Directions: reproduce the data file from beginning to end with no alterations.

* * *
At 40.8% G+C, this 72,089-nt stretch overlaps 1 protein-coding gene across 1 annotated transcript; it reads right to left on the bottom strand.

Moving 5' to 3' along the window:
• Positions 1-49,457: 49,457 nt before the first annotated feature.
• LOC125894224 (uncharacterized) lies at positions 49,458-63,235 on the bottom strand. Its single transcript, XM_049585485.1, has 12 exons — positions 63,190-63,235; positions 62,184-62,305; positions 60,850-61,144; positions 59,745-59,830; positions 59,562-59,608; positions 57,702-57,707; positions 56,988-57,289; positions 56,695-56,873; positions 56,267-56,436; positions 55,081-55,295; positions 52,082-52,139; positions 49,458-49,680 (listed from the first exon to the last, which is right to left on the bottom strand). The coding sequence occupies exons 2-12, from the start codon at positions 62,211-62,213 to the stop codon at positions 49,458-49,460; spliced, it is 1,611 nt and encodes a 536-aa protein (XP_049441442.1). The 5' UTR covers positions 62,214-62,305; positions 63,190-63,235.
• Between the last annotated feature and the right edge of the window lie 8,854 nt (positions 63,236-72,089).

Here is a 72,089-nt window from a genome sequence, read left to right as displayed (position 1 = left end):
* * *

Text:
At 40.8% G+C, this 72,089-nt stretch overlaps 1 protein-coding gene across 1 annotated transcript; it reads right to left on the bottom strand.

Moving 5' to 3' along the window:
• Positions 1-49,457: 49,457 nt before the first annotated feature.
• LOC125894224 (uncharacterized) lies at positions 49,458-63,235 on the bottom strand. Its single transcript, XM_049585485.1, has 12 exons — positions 63,190-63,235; positions 62,184-62,305; positions 60,850-61,144; positions 59,745-59,830; positions 59,562-59,608; positions 57,702-57,707; positions 56,988-57,289; positions 56,695-56,873; positions 56,267-56,436; positions 55,081-55,295; positions 52,082-52,139; positions 49,458-49,680 (listed from the first exon to the last, which is right to left on the bottom strand). The coding sequence occupies exons 2-12, from the start codon at positions 62,211-62,213 to the stop codon at positions 49,458-49,460; spliced, it is 1,611 nt and encodes a 536-aa protein (XP_049441442.1). The 5' UTR covers positions 62,214-62,305; positions 63,190-63,235.
• Between the last annotated feature and the right edge of the window lie 8,854 nt (positions 63,236-72,089).

Here is a 72,089-nt window from a genome sequence, read left to right as displayed (position 1 = left end):